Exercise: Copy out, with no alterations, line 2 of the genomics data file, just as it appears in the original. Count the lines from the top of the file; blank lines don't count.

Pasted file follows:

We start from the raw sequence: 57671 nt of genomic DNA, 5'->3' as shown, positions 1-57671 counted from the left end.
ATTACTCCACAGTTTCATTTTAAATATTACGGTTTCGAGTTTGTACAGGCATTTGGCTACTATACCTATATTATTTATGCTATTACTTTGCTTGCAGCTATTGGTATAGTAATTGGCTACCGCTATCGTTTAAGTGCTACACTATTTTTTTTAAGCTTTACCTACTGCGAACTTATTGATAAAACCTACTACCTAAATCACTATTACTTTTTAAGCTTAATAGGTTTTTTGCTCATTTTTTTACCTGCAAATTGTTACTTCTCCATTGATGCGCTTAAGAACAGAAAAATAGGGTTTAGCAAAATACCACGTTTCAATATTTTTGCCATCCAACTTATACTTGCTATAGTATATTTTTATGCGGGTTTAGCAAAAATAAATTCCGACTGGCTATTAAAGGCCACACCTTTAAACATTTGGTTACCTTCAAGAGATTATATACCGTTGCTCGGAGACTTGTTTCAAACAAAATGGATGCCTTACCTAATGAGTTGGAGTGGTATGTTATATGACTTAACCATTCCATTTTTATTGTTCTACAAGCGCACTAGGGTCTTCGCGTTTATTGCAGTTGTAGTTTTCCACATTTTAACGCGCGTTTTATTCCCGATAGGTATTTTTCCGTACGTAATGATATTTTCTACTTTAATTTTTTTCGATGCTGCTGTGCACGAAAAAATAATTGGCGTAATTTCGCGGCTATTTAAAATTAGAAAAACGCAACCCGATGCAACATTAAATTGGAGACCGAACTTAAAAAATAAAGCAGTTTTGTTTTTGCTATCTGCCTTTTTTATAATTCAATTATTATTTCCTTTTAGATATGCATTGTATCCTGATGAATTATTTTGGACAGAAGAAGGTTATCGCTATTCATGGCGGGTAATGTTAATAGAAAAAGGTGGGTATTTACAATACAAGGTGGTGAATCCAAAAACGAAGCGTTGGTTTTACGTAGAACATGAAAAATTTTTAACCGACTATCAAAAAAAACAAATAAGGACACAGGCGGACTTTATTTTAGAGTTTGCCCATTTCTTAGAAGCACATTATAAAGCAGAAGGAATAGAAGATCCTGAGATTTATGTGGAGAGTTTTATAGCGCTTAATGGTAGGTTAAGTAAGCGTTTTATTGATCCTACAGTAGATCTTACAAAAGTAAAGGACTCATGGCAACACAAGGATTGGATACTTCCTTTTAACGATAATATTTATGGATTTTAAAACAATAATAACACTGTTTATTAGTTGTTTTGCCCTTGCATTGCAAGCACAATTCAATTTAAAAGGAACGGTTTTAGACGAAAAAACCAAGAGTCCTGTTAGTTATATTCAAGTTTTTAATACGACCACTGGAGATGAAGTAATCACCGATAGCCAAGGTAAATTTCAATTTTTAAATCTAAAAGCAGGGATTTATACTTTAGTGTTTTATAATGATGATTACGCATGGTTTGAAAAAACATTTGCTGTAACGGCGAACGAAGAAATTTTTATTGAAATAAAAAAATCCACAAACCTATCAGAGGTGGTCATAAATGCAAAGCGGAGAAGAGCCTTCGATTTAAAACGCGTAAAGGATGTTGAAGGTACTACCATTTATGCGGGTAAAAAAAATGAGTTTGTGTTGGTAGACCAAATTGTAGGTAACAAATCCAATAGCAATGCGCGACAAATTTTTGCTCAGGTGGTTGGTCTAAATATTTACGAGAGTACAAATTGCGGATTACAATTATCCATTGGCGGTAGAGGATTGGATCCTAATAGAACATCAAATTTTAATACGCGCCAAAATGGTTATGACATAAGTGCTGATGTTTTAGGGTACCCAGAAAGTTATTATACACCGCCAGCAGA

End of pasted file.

ATTACTCCACAGTTTCATTTTAAATATTACGGTTTCGAGTTTGTACAGGCATTTGGCTACTATACCTATATTATTTATGCTATTACTTTGCTTGCAGCTATTGGTATAGTAATTGGCTACCGCTATCGTTTAAGTGCTACACTATTTTTTTTAAGCTTTACCTACTGCGAACTTATTGATAAAACCTACTACCTAAATCACTATTACTTTTTAAGCTTAATAGGTTTTTTGCTCATTTTTTTACCTGCAAATTGTTACTTCTCCATTGATGCGCTTAAGAACAGAAAAATAGGGTTTAGCAAAATACCACGTTTCAATATTTTTGCCATCCAACTTATACTTGCTATAGTATATTTTTATGCGGGTTTAGCAAAAATAAATTCCGACTGGCTATTAAAGGCCACACCTTTAAACATTTGGTTACCTTCAAGAGATTATATACCGTTGCTCGGAGACTTGTTTCAAACAAAATGGATGCCTTACCTAATGAGTTGGAGTGGTATGTTATATGACTTAACCATTCCATTTTTATTGTTCTACAAGCGCACTAGGGTCTTCGCGTTTATTGCAGTTGTAGTTTTCCACATTTTAACGCGCGTTTTATTCCCGATAGGTATTTTTCCGTACGTAATGATATTTTCTACTTTAATTTTTTTCGATGCTGCTGTGCACGAAAAAATAATTGGCGTAATTTCGCGGCTATTTAAAATTAGAAAAACGCAACCCGATGCAACATTAAATTGGAGACCGAACTTAAAAAATAAAGCAGTTTTGTTTTTGCTATCTGCCTTTTTTATAATTCAATTATTATTTCCTTTTAGATATGCATTGTATCCTGATGAATTATTTTGGACAGAAGAAGGTTATCGCTATTCATGGCGGGTAATGTTAATAGAAAAAGGTGGGTATTTACAATACAAGGTGGTGAATCCAAAAACGAAGCGTTGGTTTTACGTAGAACATGAAAAATTTTTAACCGACTATCAAAAAAAACAAATAAGGACACAGGCGGACTTTATTTTAGAGTTTGCCCATTTCTTAGAAGCACATTATAAAGCAGAAGGAATAGAAGATCCTGAGATTTATGTGGAGAGTTTTATAGCGCTTAATGGTAGGTTAAGTAAGCGTTTTATTGATCCTACAGTAGATCTTACAAAAGTAAAGGACTCATGGCAACACAAGGATTGGATACTTCCTTTTAACGATAATATTTATGGATTTTAAAACAATAATAACACTGTTTATTAGTTGTTTTGCCCTTGCATTGCAAGCACAATTCAATTTAAAAGGAACGGTTTTAGACGAAAAAACCAAGAGTCCTGTTAGTTATATTCAAGTTTTTAATACGACCACTGGAGATGAAGTAATCACCGATAGCCAAGGTAAATTTCAATTTTTAAATCTAAAAGCAGGGATTTATACTTTAGTGTTTTATAATGATGATTACGCATGGTTTGAAAAAACATTTGCTGTAACGGCGAACGAAGAAATTTTTATTGAAATAAAAAAATCCACAAACCTATCAGAGGTGGTCATAAATGCAAAGCGGAGAAGAGCCTTCGATTTAAAACGCGTAAAGGATGTTGAAGGTACTACCATTTATGCGGGTAAAAAAAATGAGTTTGTGTTGGTAGACCAAATTGTAGGTAACAAATCCAATAGCAATGCGCGACAAATTTTTGCTCAGGTGGTTGGTCTAAATATTTACGAGAGTACAAATTGCGGATTACAATTATCCATTGGCGGTAGAGGATTGGATCCTAATAGAACATCAAATTTTAATACGCGCCAAAATGGTTATGACATAAGTGCTGATGTTTTAGGGTACCCAGAAAGTTATTATACACCGCCAGCAGA